On October 23rd, 2014, we updated our
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When uttarakhand disaster happened?
The extreme rains of June 16 this year lead to a disaster of
unprecedented proportions in the Himalayan state of Uttarakhand.
Many theories and explanations for the disaster have surfaced in the
aftermath of the floods in the state. Now clearer satellite images of the
upstream and downstream areas of the Kedar valley that have
emerged are enabling a clearer understanding of the scientific and
environmental reasons for the tragedy in the state.
Reasons of the disaster?
A powerful landslide
It is believed that a massive landslide occurred upstream in the
northeast region of the Kedar valley. Heavy rainfall occurred at the
same time formed a small lake in the north-west of the valley. The
debris from the landslide and water from the lake travelled down the
slope, channelled into the glacier, and came down to Kedarnath town.
The Indian Space Research Organisation (ISRO) is yet to come up with
a detailed analysis but agrees with this possiblity.
The theory has been proposed by Dave Petley, professor, Department
of Geography at Durham University, United Kingdom, and reported on
his blog. According to Petley, high resolution images from ISRO's
geographic information system (GIS) platform, Bhuvan, show that the
flow of the landslide eroded a large amount of material. He has
estimated rough parameters using images of the landslide retrieved
from Google Earth.
The difference in height between the crown of the landslide and the
channel below was about 500 meters, and the length was about
1,200 meters. Petley puts the scar width at about 75 metres,
considered a large landslide. As the downside of the landslide was
active and prone to erosions, it created a further accumulation of
debris downstream. The amount and flow of debris was so high, that
the boulders did not stop at Kedarnath and were carried to Rambara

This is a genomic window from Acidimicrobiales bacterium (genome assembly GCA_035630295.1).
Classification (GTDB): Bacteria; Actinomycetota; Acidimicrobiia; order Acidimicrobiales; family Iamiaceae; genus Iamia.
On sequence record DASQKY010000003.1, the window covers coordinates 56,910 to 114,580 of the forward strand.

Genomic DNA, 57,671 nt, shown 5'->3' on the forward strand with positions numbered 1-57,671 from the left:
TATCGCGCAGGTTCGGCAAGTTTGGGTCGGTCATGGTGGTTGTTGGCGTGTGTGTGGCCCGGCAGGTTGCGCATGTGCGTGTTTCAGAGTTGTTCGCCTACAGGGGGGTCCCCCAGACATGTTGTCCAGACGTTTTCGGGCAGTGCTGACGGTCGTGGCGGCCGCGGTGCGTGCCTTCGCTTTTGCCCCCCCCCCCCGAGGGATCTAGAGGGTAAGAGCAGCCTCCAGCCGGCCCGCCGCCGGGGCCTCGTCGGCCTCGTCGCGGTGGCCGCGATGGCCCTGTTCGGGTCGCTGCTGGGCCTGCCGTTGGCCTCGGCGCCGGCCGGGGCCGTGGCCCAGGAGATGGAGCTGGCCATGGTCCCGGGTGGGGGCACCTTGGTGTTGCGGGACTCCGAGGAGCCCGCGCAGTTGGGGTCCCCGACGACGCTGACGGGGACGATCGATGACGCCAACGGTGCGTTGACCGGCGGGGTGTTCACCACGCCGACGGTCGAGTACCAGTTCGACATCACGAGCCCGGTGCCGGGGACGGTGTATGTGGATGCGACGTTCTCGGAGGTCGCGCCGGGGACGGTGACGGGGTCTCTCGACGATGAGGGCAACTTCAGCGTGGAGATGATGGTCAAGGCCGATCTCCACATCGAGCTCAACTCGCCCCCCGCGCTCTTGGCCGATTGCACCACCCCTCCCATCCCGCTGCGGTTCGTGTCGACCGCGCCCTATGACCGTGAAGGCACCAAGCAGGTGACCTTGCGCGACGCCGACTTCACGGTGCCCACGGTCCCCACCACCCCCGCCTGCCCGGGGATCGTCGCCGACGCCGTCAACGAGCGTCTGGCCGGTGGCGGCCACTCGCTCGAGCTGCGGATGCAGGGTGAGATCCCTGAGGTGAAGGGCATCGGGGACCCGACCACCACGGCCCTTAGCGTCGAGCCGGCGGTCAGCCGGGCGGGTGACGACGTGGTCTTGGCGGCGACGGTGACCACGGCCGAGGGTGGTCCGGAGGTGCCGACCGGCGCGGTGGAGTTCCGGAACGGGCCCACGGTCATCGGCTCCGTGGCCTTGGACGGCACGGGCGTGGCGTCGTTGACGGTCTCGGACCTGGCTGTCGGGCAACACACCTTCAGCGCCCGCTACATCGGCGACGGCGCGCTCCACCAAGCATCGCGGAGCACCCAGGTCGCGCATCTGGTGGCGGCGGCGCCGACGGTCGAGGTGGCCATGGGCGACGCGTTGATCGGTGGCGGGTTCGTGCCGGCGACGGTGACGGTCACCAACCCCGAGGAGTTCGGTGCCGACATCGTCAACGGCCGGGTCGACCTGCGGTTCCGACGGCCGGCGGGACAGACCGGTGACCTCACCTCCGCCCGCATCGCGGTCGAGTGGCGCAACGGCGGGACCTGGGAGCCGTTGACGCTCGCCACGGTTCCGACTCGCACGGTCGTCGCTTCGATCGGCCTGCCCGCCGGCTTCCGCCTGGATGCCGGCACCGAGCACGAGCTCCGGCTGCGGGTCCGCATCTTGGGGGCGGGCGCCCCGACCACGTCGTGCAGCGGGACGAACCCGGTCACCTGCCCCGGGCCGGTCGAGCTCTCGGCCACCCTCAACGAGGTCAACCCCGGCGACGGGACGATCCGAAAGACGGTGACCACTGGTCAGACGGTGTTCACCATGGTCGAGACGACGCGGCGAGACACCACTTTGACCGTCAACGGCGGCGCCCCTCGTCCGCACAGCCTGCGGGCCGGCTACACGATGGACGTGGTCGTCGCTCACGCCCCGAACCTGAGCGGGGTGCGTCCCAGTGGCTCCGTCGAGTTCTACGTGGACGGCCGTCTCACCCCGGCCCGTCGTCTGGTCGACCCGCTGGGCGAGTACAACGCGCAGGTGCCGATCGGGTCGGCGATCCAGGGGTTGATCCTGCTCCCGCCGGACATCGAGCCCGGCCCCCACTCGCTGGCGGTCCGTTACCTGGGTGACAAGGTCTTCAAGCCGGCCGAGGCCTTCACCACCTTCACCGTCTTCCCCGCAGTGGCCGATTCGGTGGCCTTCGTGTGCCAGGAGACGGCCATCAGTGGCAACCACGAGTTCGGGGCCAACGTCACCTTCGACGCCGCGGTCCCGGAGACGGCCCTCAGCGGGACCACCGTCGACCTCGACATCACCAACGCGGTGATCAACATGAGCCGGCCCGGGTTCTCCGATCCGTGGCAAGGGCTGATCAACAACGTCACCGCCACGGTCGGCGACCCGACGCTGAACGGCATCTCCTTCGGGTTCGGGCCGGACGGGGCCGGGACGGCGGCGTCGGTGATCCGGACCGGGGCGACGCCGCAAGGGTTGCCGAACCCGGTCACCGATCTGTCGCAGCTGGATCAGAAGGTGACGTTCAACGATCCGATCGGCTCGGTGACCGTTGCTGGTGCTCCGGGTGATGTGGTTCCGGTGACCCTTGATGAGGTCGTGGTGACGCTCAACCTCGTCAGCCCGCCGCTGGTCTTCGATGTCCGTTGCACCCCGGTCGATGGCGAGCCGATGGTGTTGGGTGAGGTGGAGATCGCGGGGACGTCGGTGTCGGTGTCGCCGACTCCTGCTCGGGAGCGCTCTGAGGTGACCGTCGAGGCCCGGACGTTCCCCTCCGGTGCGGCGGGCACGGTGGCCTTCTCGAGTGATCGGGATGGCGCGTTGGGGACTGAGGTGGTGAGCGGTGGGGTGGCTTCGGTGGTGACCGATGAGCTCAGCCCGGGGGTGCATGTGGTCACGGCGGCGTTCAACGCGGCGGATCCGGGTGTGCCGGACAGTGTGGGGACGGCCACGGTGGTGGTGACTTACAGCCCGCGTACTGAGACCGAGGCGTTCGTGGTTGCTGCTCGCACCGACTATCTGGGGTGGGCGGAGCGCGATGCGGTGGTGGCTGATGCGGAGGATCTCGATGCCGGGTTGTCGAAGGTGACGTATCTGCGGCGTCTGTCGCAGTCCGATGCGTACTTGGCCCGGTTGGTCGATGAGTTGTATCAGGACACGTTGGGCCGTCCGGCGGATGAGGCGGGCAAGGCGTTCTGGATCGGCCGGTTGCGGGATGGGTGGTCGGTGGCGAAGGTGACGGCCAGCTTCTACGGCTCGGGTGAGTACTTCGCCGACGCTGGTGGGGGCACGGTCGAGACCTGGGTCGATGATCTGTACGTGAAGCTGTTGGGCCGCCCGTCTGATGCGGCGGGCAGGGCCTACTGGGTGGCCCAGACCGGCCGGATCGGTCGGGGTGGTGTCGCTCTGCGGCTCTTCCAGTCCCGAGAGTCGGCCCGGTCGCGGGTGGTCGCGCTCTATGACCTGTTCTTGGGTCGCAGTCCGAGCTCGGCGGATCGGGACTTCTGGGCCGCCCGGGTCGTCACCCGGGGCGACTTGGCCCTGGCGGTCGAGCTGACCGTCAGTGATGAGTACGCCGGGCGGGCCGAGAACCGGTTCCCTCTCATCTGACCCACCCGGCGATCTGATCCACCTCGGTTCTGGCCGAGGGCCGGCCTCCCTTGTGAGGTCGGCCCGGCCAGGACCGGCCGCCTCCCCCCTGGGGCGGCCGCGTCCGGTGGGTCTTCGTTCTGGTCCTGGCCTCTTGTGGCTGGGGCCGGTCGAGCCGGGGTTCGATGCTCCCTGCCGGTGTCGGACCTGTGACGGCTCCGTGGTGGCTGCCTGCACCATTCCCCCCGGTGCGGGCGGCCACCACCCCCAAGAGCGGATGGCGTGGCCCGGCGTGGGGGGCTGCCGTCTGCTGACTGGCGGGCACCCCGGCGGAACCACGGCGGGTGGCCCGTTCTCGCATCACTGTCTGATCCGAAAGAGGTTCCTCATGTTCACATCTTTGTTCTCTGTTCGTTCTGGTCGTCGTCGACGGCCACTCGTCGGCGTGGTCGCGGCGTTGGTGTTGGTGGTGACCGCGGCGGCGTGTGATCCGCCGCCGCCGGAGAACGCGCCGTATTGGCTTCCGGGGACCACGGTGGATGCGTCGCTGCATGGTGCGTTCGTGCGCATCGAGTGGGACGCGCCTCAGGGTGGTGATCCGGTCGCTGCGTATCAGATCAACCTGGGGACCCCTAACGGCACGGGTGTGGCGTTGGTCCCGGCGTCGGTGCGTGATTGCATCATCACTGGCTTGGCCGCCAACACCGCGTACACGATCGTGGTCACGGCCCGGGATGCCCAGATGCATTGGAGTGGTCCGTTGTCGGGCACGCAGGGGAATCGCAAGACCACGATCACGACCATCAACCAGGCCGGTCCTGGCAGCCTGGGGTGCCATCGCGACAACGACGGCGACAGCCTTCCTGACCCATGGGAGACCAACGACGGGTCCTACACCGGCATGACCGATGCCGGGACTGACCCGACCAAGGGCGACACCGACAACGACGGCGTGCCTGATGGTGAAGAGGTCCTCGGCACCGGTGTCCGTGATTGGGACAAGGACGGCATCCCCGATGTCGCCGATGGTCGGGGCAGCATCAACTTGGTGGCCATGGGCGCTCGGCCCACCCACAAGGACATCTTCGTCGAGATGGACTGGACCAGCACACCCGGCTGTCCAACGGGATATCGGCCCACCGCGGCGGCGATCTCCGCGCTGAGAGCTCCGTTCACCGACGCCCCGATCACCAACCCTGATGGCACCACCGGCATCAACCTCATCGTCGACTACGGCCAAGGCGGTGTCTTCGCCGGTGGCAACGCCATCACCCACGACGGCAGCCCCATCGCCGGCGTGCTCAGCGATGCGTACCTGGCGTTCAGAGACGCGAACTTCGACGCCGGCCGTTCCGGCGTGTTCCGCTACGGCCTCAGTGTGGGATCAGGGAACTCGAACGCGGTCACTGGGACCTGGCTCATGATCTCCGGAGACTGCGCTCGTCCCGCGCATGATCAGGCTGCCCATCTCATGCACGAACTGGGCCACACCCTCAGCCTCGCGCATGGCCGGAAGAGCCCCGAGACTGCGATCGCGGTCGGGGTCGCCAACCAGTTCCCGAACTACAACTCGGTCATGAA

village and beyond.
Heavy rainfall that occurred in the area at the same time formed a
small lake in the north-west of the valley. Under normal
circumstances, the water would have flowed away. But a block formed
by debris led to the accumulation of water. When extreme pressure
caused a breach in the boundary of the lake, a large amount of water
gushed out, forcing another rock to flow away. This created a new
stream, in addition to the two streams that existed already. The
amount of water, moraines and debris was high enough to increase
the level of the biggest stream in the west, create a new stream in
between, and increase water level substantially in the eastern stream.
ISRO believes that the disaster in Uttarakhand was aggravated by the
large number of landslides in the area between June16 and 17.
Though a landslide inventory is still being prepared, preliminary data
shows that a total of 745 landslides occurred along the river valleys of
Mandakini, Mandani, Kali and Madhyamaheshwar. The debris created
by these landslides was carried along with the flood water and added
to the destruction.
Factors that caused Uttarakhand devastation
The Eco-fragile Uttarakhand has become a victim to human greed. A
sum of 427 dams are planned to be built on rivers on which 70
projects are proposed or built on the River Ganga alone. The continual
construction has affected 80% of the Bhagirathi and 65% of the
For the construction of dams, Dynamite blasts are required to cut the
mountains. Such blasts, on a Richter scale, are equivalent to a
magnitude 4.0 earthquake, are responsible to worsen landslides.